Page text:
Sally, one of the daughters of the original Thomas Gillham, married in South Carolina John Davidson, who was killed in one of the battles of the Revolutionary war. Two of her sons, Thomas G., and William Davidson, and one of her daughters, Sally, came to Illinois, and settled in Madison county early in the present century.
Susannah, the youngest daughter of Thomas Gillham, married James Kirkpatrick in South Carolina. After an absence of months in the army during the war for Independence, he obtained permission to visit his family, which, on account of the strong Tory feeling in the neighborhood iu which he lived, he had to do by stealth. He had been home but a few minutes when as he was seated by his wife, surrounded
by his children, he was shot through the window by a Tory and killed. The four oldest sons of Mrs. Kirkpatrick James, Thomas, Franklin, and John came to Illinois,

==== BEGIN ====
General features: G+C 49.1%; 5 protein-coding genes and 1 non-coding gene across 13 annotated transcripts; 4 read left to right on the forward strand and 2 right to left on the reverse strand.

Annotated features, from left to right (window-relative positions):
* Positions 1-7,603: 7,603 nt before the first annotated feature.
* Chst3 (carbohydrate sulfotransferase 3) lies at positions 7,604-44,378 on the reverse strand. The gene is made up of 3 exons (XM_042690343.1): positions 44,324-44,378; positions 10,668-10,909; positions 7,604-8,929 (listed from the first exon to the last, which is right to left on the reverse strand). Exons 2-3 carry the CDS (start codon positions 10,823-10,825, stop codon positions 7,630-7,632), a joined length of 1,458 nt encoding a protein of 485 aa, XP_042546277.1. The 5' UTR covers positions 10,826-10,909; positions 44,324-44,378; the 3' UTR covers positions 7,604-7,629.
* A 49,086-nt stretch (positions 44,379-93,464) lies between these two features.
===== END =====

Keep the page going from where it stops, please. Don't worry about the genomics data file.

and figured prominently in the early settlement of Madison county.
The Gillhams were strong supporters of morality and order, and among the best citizens of the county. Though born in a slave State, they recognized the corrupting influence of slavery, and unalterably opposed its introduction into Illinois. The author of a history of the State, published in 1849, remarks that the convention party of 1824 owed its defeat to the Gillham family and their kinsmen who, almost in a solid phalanx, cast five hundred votes against the proposition to make Illinois a slave State.